By Marianne Vanderveen-Kolkena, IBCLC
In the year 1994, our third daughter was born. It was a beautiful home birth and we all felt blessed to be safely together. After a few days, however, I fell seriously ill with an old-fashioned disease: puerperal fever. It brought me to the hospital and I entered a world I had never been in before: the delivery ward. My stay awakened an awareness in me that has grown ever since: mothers should be central in the care of their infants, and healthcare providers ought to refrain from interfering with the essential process of secure attachment.
Started in 1994, my work as a volunteer breastfeeding counselor evolved to the private practice I have now as an International Board Certified Lactation Consultant in Assen, in the north of the Netherlands. As an ardent reader, my notion of “breastfeeding” has broadened immensely over the years. Breastfeeding is a dyadic, relation-building process of which a baby latching properly and taking in enough breastmilk is only a small part. This notion made me decide to take up a couple of translation projects besides my consultations. Many parents are desperate for good information, information that helps them to make choices that match their family values. Many parents intuitively know that being close to their infants is something they will all benefit from. Western societal habits, however, often hardly allow for that much needed proximity of primary attachment figures. Talking with parents, seeing how they are moved when I address the issue of how much their baby needs them and how much they have to offer, is very inspiring. My Dutch translation of Sleeping With Your Baby, written by James J. McKenna, led to beautiful responses from parents in the Netherlands: “Wonderful, to have this book now! I always knew it was a good thing to sleep together!” Mid April, the Dutch translation of Jill and Nils Bergman’s book Hold Your Prem will be published.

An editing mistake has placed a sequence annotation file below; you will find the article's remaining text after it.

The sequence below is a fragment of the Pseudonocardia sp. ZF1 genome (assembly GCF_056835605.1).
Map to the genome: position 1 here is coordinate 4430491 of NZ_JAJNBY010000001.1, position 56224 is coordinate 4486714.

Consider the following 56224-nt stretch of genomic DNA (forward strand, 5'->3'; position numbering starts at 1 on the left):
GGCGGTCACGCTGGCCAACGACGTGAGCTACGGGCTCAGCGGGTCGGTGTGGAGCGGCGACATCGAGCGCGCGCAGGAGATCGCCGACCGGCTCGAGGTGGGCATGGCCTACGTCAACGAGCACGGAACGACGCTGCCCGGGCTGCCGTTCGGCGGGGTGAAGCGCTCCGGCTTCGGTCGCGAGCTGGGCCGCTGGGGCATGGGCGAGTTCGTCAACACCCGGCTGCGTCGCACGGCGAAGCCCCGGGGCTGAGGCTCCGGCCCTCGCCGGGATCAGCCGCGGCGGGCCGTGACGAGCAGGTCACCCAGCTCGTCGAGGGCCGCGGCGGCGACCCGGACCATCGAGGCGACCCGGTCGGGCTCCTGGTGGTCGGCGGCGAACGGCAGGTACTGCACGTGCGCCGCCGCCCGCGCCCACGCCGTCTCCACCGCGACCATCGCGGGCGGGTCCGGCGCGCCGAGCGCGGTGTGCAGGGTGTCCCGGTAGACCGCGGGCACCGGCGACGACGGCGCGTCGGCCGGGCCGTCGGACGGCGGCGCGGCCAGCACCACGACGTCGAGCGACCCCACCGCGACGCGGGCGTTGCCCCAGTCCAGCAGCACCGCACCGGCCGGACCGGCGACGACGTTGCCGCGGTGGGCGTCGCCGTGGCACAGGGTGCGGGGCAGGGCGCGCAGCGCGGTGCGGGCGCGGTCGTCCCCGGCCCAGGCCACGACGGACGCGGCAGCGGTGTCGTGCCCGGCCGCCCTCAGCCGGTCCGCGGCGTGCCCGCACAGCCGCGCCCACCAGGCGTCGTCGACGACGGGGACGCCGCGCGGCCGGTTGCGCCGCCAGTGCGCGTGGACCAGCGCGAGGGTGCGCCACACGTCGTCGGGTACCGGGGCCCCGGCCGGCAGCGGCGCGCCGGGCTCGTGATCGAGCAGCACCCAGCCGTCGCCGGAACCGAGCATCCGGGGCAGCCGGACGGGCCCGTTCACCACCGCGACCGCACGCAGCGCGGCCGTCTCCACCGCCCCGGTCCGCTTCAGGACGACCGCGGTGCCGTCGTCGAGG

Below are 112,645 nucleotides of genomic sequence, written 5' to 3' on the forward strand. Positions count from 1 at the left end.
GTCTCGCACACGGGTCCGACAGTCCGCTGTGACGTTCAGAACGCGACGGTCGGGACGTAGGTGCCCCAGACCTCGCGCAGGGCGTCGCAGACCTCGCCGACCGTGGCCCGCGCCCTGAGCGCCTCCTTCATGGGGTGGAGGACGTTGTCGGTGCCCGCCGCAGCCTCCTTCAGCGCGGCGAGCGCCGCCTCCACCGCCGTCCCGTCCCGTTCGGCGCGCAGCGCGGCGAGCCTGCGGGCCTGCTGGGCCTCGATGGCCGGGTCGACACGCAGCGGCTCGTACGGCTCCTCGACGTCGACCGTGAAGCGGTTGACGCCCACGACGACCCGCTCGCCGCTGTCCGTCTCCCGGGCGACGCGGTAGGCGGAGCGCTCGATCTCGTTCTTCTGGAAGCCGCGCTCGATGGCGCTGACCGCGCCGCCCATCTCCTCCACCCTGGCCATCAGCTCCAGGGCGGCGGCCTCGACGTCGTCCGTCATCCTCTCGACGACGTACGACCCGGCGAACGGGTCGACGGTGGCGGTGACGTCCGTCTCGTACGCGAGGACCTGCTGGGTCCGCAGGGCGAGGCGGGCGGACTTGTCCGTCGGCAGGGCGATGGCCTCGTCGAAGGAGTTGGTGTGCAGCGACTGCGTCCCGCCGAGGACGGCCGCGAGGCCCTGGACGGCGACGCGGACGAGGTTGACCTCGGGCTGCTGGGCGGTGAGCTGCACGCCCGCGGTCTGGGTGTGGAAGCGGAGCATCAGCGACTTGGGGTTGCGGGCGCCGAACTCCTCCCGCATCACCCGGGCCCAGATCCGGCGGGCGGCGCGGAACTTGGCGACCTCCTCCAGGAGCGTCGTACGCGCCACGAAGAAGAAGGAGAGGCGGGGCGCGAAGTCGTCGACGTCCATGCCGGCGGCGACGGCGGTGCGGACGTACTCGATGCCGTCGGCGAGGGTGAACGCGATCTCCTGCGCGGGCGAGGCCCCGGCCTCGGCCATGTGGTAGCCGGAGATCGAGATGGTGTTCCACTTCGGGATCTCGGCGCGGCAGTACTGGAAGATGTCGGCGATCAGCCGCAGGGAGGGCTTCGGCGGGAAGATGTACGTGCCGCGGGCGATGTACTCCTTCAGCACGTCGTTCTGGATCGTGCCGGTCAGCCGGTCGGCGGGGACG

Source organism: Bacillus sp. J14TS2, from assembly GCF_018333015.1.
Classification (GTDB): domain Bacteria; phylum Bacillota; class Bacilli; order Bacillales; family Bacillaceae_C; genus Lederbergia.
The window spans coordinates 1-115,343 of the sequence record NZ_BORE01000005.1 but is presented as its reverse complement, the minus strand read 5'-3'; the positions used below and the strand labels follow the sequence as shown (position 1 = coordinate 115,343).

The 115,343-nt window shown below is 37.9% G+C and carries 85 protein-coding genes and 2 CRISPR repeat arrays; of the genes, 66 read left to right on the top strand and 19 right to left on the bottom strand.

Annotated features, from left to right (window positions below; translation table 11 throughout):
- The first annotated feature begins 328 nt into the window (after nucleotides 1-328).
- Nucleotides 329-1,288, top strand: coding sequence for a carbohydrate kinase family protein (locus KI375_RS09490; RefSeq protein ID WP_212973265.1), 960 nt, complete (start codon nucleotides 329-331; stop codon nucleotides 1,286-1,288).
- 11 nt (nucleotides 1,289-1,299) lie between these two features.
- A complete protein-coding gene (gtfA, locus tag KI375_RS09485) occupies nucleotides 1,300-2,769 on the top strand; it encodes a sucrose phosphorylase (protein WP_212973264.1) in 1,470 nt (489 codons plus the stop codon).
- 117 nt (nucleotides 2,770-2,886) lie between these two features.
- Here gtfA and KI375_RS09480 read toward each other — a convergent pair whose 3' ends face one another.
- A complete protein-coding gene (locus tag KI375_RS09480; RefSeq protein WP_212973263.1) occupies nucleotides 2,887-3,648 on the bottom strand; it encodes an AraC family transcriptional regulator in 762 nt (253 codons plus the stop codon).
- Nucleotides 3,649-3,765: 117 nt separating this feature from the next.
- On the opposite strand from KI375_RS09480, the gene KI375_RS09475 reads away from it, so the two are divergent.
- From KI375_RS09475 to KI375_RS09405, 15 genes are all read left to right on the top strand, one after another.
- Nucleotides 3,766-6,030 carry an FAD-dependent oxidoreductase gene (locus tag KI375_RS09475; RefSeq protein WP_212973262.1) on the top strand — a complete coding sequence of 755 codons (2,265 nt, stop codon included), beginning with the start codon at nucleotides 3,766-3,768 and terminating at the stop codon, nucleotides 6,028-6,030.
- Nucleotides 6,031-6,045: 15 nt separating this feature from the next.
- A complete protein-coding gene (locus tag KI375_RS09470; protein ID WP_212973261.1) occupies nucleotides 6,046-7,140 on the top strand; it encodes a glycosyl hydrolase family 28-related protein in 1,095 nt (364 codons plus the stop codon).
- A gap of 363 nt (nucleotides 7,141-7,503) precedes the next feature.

We all need a place where we can feel safe, so that we can develop physical and psychological stability in life. We do not only need that as a baby, but also as parents, in order to take care of our babies. I feel privileged to be able to professionally contribute in different ways to that sense of security!
Marianne Vanderveen-Kolkena started her breastfeeding work in 1994 with the Dutch breastfeeding association VBN. She became an IBCLC in 2008 and runs her private practice in Assen, the north of the Netherlands, Borstvoedingscentrum Panta Rhei. She still works with the VBN as editor for the brochure committee and gives presentations in different settings. She contributed to the Dutch national guideline on dealing with excessively crying babies, making a warm plea for responsive parenting, and was one of the two final editors of the Dutch National breastfeeding guideline. Marianne is a coworker of the biggest Dutch breastfeeding website, www.borstvoeding.com, advisor of ‘Het OuderSchap’, a Dutch organisation for parents (to be) and and an ILCA member. All her practice and advocacy work focuses on the normalcy of breastfeeding, the importance of the mother-child relationship, the value of parental proximity in the early years and on language use that supports these aspects. She is preparing to study Anthropology at the University.